Abstract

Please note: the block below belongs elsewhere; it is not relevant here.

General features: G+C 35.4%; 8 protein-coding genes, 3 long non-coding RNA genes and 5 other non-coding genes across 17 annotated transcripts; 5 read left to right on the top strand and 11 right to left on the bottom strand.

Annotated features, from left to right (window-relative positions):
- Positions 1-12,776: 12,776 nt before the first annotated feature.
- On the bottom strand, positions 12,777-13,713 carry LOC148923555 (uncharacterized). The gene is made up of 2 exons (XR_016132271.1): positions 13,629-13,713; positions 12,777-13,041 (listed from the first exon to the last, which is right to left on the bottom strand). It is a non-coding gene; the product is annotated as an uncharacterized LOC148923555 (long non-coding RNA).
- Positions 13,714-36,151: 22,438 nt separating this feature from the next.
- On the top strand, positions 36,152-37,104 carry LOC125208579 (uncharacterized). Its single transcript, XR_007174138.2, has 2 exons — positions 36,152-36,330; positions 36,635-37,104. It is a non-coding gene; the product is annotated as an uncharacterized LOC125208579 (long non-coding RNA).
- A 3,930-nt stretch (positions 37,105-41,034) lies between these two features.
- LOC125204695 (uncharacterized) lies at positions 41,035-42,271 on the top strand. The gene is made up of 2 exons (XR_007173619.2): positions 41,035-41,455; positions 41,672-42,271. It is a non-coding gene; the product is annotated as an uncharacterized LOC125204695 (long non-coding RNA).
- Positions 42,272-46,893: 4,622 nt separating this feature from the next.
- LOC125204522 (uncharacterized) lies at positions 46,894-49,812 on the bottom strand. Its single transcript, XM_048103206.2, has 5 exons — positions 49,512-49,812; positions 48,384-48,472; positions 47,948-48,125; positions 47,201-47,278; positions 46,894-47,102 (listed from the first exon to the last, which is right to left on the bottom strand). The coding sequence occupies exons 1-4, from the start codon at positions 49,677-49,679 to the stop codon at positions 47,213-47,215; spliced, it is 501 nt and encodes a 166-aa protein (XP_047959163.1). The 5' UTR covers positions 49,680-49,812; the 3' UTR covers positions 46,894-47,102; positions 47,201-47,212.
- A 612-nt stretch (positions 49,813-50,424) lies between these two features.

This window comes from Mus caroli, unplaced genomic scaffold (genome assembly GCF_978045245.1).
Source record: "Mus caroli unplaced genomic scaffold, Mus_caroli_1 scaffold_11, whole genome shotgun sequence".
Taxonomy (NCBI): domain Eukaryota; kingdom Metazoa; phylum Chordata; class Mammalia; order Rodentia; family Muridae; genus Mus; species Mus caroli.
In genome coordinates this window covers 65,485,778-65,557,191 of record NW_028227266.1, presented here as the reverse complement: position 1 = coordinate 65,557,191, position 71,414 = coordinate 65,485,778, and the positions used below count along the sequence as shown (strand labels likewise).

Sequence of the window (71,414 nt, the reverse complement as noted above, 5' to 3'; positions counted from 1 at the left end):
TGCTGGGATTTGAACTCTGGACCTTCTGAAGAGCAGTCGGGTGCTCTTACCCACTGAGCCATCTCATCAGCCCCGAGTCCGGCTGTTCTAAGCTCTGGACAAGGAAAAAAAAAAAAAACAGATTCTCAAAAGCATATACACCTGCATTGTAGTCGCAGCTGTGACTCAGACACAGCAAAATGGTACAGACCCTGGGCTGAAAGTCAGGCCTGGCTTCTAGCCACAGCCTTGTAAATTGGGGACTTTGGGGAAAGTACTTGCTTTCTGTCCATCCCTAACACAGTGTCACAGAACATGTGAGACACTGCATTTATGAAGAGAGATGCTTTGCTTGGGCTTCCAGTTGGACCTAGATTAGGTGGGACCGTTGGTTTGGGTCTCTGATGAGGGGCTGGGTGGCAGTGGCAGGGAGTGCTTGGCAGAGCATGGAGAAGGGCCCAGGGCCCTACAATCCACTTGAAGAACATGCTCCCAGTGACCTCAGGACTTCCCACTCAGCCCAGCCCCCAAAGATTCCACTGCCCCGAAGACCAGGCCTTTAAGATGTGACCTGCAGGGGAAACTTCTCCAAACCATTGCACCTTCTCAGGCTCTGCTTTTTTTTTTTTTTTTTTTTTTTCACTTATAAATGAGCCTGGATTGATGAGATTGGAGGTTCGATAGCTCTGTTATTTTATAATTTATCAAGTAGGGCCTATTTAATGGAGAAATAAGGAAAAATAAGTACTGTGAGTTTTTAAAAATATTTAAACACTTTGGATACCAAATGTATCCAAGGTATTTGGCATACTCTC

Whether the driver of the Indosinian orogeny in the South China block was related to the evolution of the Paleotethyan Ocean or the Paleo-Pacific Ocean has been a point of much debate. We applied detrital zircon U-Pb dating to Permian–Triassic sedimentary rocks from South China to trace sediment provenance and to further test these models. Our results, combined with other published data from the Pingxiang, Youjiang, Yong’an, and Yongding Basins, show that 400–350 Ma and 300–260 Ma zircon grains are ubiquitous throughout the entirety of southern South China. This indicates regional magmatic events as potential sources. The discovery of Middle–Late Devonian and Early Permian igneous rocks, tuffs, and volcaniclastic rocks in Southeast Asia and Hainan Island implies the presence of two magmatic events (400–350 Ma and 300–260 Ma) within or beyond the southern margin of South China. This information, together with the mostly negative εHf(t) values of 400–350 Ma and 300–260 Ma zircon grains, arc-like geochemical signatures of the possible source rocks, and the regional geology of East Asia, suggests that they originated from sources related to Paleotethyan and even Proto-Tethyan subduction. Thus, Permian–Triassic sedimentation and the Indosinian orogeny in South China were largely controlled by the evolution of the Tethyan Ocean.

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